Underdetermination is a problem with all historical models.  Much data is missing, lost forever.  As a result what might have been is inferrentially predicted to fill in the blanks.  But these points have even less support than the initial model hypothesis.

In a court case it is suggested that person A killed person B.  The historical hypothesis is that “person A committed this act against person B” and the historical evidence is lined up by the prosecution:  Person A was the only person in the room with person B.  Nobody else entered the room or exited the room.  Person A was the only person in position to commit this act.

But now the defense makes its case:  Did the room have windows?  Did anyone else have cause to commit this act?  Why did person A not possess the weapon necessary to commit the act?  A room with a window provides opportunity to another to commit the act.  The lack of a weapon means that another person may have been the perpetrator.  If person B had made a sufficient number of enemies in life then others would have had cause to commit the act.  So the prosecution goes back and gathers additional information.  The initial hypothesis was underdetermined.  Falsification for the hypotheses does not show it false but it does show it insufficiently precise to account for the effect.   Like the predictive model this is an inclusive approach to modeling.

Historical analysis often leads to false positives as well as false negatives.  As noted, an incompetent defense attorney might allow a prosecutor to come lead the jury to a false positive conclusion regarding the guilt of a defendant (the conclusion is “guilty” matching the hypothesis even though missing evidence would indicate otherwise).   Likewise a false negative might occur where the guilty party goes free on account of underdetermined evidence.

These differ from the self-verifying results of Marxists as Freudians as noted by Popper.  Conclusions reached by underdetermination are one thing, but conclusions which merely reflect the hypothesis always find cause for self-justification.  This is not science.[vi]  A hypothesis may be correct or incorrect, reliable or unreliable.  But without a richly determined model to act as support it serves as nothing more than a hypothesis.  A theory which will not account for data, or which does so in an insufficient manner, is not one whose conclusions should to be taken seriously.  It may be accurate but it is not precise.

The term falsification itself is unreliable.  Induction and abduction are about what is likely or frequently accurate.  It may snow or rain today but it may not snow or rain at my house.  Such is the nature of induction in science.  The truthfulness or falsehood of these models comes by degree.  It is not often a yes or no question.

This does not mean that there are no general laws.  It only means that these laws are not fixed and unbending.  They are general, they are principles.  If the general laws are understood as the conclusions of induction then we are free to modify them as additional evidence allows fuller determination.  This approach avoids the skepticism of Kant, Hume, and Feyerabend, alternatively allowing for induction to reach not specific facts but working conclusions with respect to these two model-type theory structures.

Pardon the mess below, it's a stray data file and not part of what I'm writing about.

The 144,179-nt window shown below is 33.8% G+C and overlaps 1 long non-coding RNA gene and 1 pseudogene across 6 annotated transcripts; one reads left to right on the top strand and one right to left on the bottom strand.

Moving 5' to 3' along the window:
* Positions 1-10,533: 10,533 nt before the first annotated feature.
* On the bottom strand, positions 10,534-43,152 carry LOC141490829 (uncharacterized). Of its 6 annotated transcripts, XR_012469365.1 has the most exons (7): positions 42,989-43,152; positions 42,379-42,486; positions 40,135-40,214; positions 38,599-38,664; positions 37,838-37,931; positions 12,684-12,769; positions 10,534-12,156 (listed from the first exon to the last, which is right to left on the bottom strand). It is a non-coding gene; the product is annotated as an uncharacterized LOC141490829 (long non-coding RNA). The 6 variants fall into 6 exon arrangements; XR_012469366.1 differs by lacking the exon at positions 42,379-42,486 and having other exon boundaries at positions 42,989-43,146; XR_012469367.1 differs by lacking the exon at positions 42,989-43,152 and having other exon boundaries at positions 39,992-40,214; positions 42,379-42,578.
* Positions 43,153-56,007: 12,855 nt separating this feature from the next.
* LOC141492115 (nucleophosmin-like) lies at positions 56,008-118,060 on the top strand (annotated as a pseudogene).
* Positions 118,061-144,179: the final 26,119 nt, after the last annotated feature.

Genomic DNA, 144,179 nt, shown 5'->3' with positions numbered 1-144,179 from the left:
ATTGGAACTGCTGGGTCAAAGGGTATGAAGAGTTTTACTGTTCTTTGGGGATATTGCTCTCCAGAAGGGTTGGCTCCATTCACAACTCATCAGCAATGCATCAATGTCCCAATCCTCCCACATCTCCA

[i] … Kant (as we have seen) clearly states, in § 29 of the Prolegomena (the very passage where he gives his official “answer to Hume”), that there is a fundamental difference between a mere “empirical rule” (heat always follows illumination by the sun) and a genuine objective law (the sun is through its light the cause of heat) arrived at by adding the a priori concept of cause to the merely inductive rule. Any law thus obtained is “necessary and universally valid,” or, as Kant also puts it, we are now in possession of “completely and thus necessarily valid rules.”

[ii] Every genuine test of a theory is an attempt to falsify it, or to refute it. Testability is falsifiability; but there are degrees of testability: some theories are more testable, more exposed to refutation, than others; they take, as it were, greater risks.

[iii] Cleland, Carol E., “Historical science, experimental science, and the scientific method,” Geology, November 2001, p. 987.

[iv] I found that those of my friends who were admirers of Marx, Freud, and Adler, were impressed by a number of points common to these theories, and especially by their apparent explanatory power. These theories appear to be able to explain practically everything that happened within the fields to which they referred. The study of any of them seemed to have the effect of an intellectual conversion or revelation, open your eyes to a new truth hidden from those not yet initiated.”

[v] See Noll, Mark, The Civil War as a Theological Crisis for a fuller treatment.

[vi] The Marxist theory of history, in spite of the serious efforts of some of its founders and followers, ultimately adopted this soothsaying practice.  In some of its earlier formulations (for example in Marx’s analysis of the character of the “coming social revolution”) their predictions were testable, and in fact falsified.  Yet instead of accepting the refutations the followers of Marx re-interpreted both the theory and the evidence in order to make them agree.  In this way they rescued the theory from refutation; but they did so at the price of adopting a device which made it irrefutable.

McGrew, Timothy McGrew, Alspector-Kelly, Marc, Allhoff, Fritz, editors, Philosophy of Science: An Historical Anthology, Wiley-Blackwell, 2009, p. 474